For example, passing a vector c('lm', 'lasso') to the argument optim (of make.recipe()) creates a recipe that instructs the Optim stage to (1) first optimize using the 'lm' method, (2) and then fine tunes the parameters using the 'lasso' method.

After fixing the model parameters in the Optim stage, the Fit stage can be used to fix the linear coefficients of the models. Here, either 'fit.lm' or 'fit.lasso' can be used to find the “best” coefficients, the main difference being that the coefficients are penalized by an L1-norm for the latter. Note that it is perfectly okay to use 'fit.lasso' for the parameters optimized using 'lm'.

In order to prepare for the possibly huge variations of expression data as measured by RNA-seq, FIT provides a way to weight regression penalties from each sample with different weights as in sum_{s in samples} (weight_s) (error_s)^2.

Prediction phase

For each gene, the trained model of the previous subsection can be thought of as a black box that maps the field conditions (weather data), to which a plant containing the gene is exposed, to its expected expression. FIT provides a simple function FIT::predict() that does just this.

FIT::predict() takes as its argument a list of pretrained models as well as actual/hypothetical plant sample attributes and weather data, and returns the predicted values of gene expressions.

When there is a set of actually measured expressions, an associated function FIT::prediction.errors()) can be used to check the validity of the predictions made by the models.

Namespece contamination

The FIT package exports fairly ubiquitous names auch as optim, predict etc.\ as its API. Users, therefore, are advised to load FIT via requireNamespace('FIT') and use its API function with a namaspace qualifier (e.g.~FIT::optim()) rather than loading and attaching it via library('FIT').

Sample training and prediction data

XXX See extdata.

Basic usage

See vignettes for examples of actual scripts that use FIT.

References

[Nagano et al.] A.J.~Nagano, et al. “Deciphering and prediction of transcriptome dynamics under fluctuating field conditions,” Cell~151, 6, 1358–69 (2012)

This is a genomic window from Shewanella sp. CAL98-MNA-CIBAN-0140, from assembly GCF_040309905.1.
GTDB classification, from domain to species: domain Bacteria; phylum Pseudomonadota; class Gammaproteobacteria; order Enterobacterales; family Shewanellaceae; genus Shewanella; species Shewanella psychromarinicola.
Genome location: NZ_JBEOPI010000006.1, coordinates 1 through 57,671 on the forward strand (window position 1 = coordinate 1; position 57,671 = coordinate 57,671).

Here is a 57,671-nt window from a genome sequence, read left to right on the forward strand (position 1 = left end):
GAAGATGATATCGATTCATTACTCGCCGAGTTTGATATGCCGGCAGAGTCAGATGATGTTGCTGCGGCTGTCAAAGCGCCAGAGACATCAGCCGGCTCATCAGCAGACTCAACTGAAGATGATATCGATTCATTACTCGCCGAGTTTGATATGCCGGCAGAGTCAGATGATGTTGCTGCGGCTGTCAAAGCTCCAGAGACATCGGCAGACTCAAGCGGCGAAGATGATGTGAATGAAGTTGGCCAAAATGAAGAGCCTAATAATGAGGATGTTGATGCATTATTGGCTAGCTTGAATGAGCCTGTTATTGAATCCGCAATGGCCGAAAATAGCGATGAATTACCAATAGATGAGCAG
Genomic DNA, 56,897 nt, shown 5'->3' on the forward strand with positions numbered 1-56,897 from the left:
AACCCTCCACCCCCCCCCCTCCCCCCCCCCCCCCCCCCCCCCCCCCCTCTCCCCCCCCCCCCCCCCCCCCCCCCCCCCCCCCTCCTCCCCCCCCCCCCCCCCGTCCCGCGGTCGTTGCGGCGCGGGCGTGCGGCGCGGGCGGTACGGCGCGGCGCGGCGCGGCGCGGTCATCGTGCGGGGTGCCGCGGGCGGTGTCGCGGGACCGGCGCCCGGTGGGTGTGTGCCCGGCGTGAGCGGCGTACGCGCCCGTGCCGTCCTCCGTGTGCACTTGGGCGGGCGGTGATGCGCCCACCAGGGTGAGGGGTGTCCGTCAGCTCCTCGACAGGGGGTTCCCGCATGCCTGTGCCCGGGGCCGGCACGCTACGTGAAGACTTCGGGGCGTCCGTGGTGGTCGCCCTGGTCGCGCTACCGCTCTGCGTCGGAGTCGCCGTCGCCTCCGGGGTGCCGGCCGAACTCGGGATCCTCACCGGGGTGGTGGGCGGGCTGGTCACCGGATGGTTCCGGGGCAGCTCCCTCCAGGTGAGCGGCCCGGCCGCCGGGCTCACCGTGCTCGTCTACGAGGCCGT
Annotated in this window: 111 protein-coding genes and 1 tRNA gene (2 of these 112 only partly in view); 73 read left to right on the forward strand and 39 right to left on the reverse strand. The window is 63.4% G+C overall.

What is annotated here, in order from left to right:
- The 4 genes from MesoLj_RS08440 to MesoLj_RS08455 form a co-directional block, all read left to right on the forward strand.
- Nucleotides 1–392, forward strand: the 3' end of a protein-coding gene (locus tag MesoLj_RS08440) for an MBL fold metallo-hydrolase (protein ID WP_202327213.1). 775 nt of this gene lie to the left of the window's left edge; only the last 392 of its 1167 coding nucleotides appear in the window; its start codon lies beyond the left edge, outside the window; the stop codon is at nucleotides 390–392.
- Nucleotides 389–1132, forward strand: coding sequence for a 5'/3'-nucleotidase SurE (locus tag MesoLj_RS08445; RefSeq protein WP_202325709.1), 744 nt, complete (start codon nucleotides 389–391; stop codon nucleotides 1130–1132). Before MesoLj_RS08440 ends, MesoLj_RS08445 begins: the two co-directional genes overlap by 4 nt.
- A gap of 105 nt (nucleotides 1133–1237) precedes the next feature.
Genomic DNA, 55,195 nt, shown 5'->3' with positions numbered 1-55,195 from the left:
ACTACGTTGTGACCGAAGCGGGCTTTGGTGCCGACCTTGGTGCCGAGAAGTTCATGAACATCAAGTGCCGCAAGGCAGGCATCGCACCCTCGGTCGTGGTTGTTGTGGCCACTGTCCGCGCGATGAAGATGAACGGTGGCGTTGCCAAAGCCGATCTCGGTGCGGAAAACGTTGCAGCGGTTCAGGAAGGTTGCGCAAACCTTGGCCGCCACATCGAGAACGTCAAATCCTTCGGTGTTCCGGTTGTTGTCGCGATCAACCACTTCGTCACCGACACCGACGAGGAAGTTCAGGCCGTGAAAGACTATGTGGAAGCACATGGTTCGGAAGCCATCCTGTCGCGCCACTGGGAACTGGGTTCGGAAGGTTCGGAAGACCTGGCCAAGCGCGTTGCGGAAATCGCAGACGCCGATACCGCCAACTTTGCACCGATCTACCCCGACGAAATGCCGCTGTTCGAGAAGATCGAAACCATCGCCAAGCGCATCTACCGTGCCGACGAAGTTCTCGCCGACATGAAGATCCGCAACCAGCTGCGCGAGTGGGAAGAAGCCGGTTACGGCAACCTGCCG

[Iwayama] K.~Iwayama, et al. “FIT: statistical modeling tool for transcriptome dynamics under fluctuating field conditions,” (in preparation)

Examples

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## Not run: 
# The following snippet shows the structure of a typical
# driver script of the FIT package.
# See vignettes for examples of actual scripts that use FIT.

##############
## training ##
##############
## discretized parameter space (for 'gridsearch')
grid.coords <- list(
  clock.phase = seq(0, 23*60, 1*60),
  # :
  gate.radiation.amplitude = c(-5, 5)
)

## End(Not run)


## create a training recipe
recipe <- FIT::make.recipe(c('temperature', 'radiation'),
                           init  = 'gridsearch',
                           init.data = grid.coords,
                           optim = c('lm'),
                           fit   = 'fit.lasso',
                           time.step = 10, 
                           opts =
                             list(lm    = list(maxit = 900),
                             lasso = list(maxit = 1000))
                           )

## names of genes to construct models
genes <- c('Os12g0189300', 'Os02g0724000')



## Not run: 
## load training data
training.attribute  <- FIT::load.attribute('attribute.2008.txt')
training.weather    <- FIT::load.weather('weather.2008.dat', 'weather')
training.expression <- FIT::load.expression('expression.2008.dat', 'ex', genes)

## End(Not run)

## models will be a list of trained models (length: ngenes)
models <- FIT::train(training.expression,
                     training.attribute,
                     training.weather,
                     recipe)

################
## prediction ##
################

## Not run: 
## load validation data
prediction.attribute  <- FIT::load.attribute('attribute.2009.txt');
prediction.weather    <- FIT::load.weather('weather.2009.dat', 'weather')
prediction.expression <- FIT::load.expression('expression.2009.dat', 'ex', genes)

## End(Not run)



## predict
prediction.result <- FIT::predict(models[[1]],
                                 prediction.attribute,
                                 prediction.weather)